Cognitive Logics: Mechanisms Predicting Human Inference Patterns

September 05, 10:45 am - 12:15 pm (CEST)

Speakers: Marco Ragni, Kai Sauerwald and Gabriele Kern-Isberner

Tutorial website:

Agenda: Cognitive Logics: Mechanisms Predicting Human Inference Patterns

Systems and methods for Artificial Intelligence (AI) applicable in the real world require to represent and reason about uncertain knowledge. While this is a limitation of classical first-order logic, there is a large number of so-called non-monotonic logics, i.e., logics that aim to draw inferences only cautiously, allowing for revising them if new information becomes available. Cognitive analysis have shown that human inferential behavior can be better described employing such logics.

In this tutorial we introduce the cognitive and formal foundations of cognitive logics based on nonmonotonic logics, relevant benchmark problems from psychology that are dealt with by formal AI methods, and current challenges in modeling cognitive reasoning. The tutorial addresses a joint view on characteristics of human reasoning from the perspective of computer science and cognitive science.

Marco Ragni, Department of Computer Science, Technical Faculty, University of Freiburg, 79110 Freiburg, Germany.
Marco Ragni revceived his PhD in Artificial Intelligence in 2008 from the Technical Faculty and his PhD in Cognitive Science in 2013 in Cognitive Science from the Center for Cognitive Science at the University Freiburg.
He received his habilitations in Computer Science in 2014 and in Cognitive Science and General Psychology in 2015, and is now an Associate Professor (apl. Prof.) at the Technical Faculty of the University Freiburg and a DFG-Heisenbergfellow. His research interests focus on computational models of high-level cognition, both from a cognitive, computational, and neuroscience perspective.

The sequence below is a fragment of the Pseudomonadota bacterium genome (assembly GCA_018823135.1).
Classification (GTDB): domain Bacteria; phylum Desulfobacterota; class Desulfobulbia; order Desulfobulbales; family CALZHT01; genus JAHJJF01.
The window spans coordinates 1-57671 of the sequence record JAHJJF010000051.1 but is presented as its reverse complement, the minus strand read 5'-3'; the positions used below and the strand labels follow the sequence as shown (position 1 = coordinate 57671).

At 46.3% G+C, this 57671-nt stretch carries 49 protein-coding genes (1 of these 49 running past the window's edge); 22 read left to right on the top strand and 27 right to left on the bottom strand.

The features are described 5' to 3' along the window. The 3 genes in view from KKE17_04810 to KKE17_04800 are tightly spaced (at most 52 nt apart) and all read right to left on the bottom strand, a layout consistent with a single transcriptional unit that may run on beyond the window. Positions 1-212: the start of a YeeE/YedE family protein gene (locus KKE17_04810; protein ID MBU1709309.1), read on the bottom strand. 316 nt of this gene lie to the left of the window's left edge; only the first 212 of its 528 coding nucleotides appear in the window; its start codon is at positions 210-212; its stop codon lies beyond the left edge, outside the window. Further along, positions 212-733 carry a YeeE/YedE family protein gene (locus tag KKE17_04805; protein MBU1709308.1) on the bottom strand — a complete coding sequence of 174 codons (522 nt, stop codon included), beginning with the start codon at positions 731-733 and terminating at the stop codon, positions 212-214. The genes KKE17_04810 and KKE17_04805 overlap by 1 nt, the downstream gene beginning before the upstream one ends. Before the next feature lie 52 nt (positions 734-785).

Gabriele Kern-Isberner, Department of Computer Science, TU Dortmund, 44227 Dortmund, Germany.
Gabriele Kern-Isberner received her diploma in mathematics in 1979, and her doctoral degree in mathematics in 1985, both from the University of Dortmund. In 2000, she did her habilitation in computer science at the FernUniversität in Hagen, the German Open University, and got the Venia legendi for computer science. She worked as a research assistant and as a lecturer at the universities of Dortmund, Hagen, and Leipzig. Since 2004, she has been a Professor for Information Engineering at the department of computer science at the University of Technology Dortmund.
Her scientific work focuses on qualitative and quantitative approaches to knowledge representation such as default and non-monotonic logics, uncertain reasoning, belief revision, and argumentation. Her research interests include in particular the development of methods that help integrate approaches from different fields, such as the combination of first-order logic and probabilities, or building bridges between uncertain reasoning and learning. Some of her works also deal with the cognitive aspects of formal reasoning models. She has been involved in the organization of major conferences in AI, was co-chair of ECSQARU 2019, was co-chair of FoIKS 2020, and she currently co-chairs the steering committee of NMR workshops.

Kai Sauerwald, Knowledge Based Systems, Faculty of Mathematics and Computer Science, FernUniversität in Hagen, 58097 Hagen, Germany.
Kai Sauerwald recived his master degree in computer science from the TU Dortmund, and is currently a resarcher at the Knowledge Base Systems group at the FernUniversität in Hagen. Recently he was one of the two local-organisers of FoIKS 2020.
His research interests focus on belief change and its applications and connections to other areas from knowledge representation and psychology.